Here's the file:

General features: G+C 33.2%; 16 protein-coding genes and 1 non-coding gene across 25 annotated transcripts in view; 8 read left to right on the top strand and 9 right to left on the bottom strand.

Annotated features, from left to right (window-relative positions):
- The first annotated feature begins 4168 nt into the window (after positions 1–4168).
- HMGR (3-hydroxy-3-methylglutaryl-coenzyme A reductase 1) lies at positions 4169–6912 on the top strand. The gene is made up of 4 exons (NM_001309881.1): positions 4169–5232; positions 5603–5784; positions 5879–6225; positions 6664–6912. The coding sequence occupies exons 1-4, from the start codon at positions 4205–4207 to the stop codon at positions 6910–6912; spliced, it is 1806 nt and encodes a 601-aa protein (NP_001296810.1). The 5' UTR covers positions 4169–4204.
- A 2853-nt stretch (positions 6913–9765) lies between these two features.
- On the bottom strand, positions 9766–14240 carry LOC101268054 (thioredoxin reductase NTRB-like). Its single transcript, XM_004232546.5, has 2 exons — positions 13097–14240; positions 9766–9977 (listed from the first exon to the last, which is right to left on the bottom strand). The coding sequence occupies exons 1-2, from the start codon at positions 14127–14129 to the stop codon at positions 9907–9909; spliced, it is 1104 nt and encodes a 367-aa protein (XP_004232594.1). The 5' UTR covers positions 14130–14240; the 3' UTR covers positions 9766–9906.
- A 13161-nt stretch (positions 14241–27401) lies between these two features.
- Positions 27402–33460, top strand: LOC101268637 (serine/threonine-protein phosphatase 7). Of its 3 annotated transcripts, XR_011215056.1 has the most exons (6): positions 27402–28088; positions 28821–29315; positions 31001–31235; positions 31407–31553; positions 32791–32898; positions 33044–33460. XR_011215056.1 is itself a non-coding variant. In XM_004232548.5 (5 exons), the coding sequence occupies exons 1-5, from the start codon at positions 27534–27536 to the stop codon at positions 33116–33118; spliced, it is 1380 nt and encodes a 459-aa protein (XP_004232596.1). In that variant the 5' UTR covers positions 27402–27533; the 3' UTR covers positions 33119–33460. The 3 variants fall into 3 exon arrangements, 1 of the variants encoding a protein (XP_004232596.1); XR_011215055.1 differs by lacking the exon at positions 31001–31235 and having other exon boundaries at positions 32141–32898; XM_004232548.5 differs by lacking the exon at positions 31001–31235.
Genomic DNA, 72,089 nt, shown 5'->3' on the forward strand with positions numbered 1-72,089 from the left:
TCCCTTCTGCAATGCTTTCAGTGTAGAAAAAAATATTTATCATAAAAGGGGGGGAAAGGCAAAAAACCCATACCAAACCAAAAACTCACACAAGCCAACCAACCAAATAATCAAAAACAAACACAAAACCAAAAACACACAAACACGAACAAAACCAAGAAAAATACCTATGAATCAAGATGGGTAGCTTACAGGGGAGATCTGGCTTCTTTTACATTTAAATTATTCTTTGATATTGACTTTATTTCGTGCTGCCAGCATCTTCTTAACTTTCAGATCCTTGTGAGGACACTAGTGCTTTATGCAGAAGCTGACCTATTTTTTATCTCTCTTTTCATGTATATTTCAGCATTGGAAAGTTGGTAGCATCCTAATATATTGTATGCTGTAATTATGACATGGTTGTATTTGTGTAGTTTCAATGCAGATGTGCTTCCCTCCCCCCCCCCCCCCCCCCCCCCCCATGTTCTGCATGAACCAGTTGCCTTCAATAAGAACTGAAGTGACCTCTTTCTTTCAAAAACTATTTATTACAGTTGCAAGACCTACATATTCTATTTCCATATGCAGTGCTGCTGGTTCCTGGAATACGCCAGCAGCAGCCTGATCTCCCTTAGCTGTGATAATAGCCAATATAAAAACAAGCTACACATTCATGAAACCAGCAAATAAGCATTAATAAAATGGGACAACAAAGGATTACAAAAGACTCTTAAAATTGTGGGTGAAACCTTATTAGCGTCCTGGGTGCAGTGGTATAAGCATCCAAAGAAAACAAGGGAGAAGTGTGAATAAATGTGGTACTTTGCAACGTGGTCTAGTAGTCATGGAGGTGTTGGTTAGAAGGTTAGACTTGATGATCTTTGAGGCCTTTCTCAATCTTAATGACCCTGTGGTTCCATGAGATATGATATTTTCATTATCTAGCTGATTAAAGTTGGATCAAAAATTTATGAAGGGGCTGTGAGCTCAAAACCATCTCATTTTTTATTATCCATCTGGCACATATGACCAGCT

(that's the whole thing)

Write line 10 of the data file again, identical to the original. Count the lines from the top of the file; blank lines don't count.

TCCCTTCTGCAATGCTTTCAGTGTAGAAAAAAATATTTATCATAAAAGGGGGGGAAAGGCAAAAAACCCATACCAAACCAAAAACTCACACAAGCCAACCAACCAAATAATCAAAAACAAACACAAAACCAAAAACACACAAACACGAACAAAACCAAGAAAAATACCTATGAATCAAGATGGGTAGCTTACAGGGGAGATCTGGCTTCTTTTACATTTAAATTATTCTTTGATATTGACTTTATTTCGTGCTGCCAGCATCTTCTTAACTTTCAGATCCTTGTGAGGACACTAGTGCTTTATGCAGAAGCTGACCTATTTTTTATCTCTCTTTTCATGTATATTTCAGCATTGGAAAGTTGGTAGCATCCTAATATATTGTATGCTGTAATTATGACATGGTTGTATTTGTGTAGTTTCAATGCAGATGTGCTTCCCTCCCCCCCCCCCCCCCCCCCCCCCCATGTTCTGCATGAACCAGTTGCCTTCAATAAGAACTGAAGTGACCTCTTTCTTTCAAAAACTATTTATTACAGTTGCAAGACCTACATATTCTATTTCCATATGCAGTGCTGCTGGTTCCTGGAATACGCCAGCAGCAGCCTGATCTCCCTTAGCTGTGATAATAGCCAATATAAAAACAAGCTACACATTCATGAAACCAGCAAATAAGCATTAATAAAATGGGACAACAAAGGATTACAAAAGACTCTTAAAATTGTGGGTGAAACCTTATTAGCGTCCTGGGTGCAGTGGTATAAGCATCCAAAGAAAACAAGGGAGAAGTGTGAATAAATGTGGTACTTTGCAACGTGGTCTAGTAGTCATGGAGGTGTTGGTTAGAAGGTTAGACTTGATGATCTTTGAGGCCTTTCTCAATCTTAATGACCCTGTGGTTCCATGAGATATGATATTTTCATTATCTAGCTGATTAAAGTTGGATCAAAAATTTATGAAGGGGCTGTGAGCTCAAAACCATCTCATTTTTTATTATCCATCTGGCACATATGACCAGCT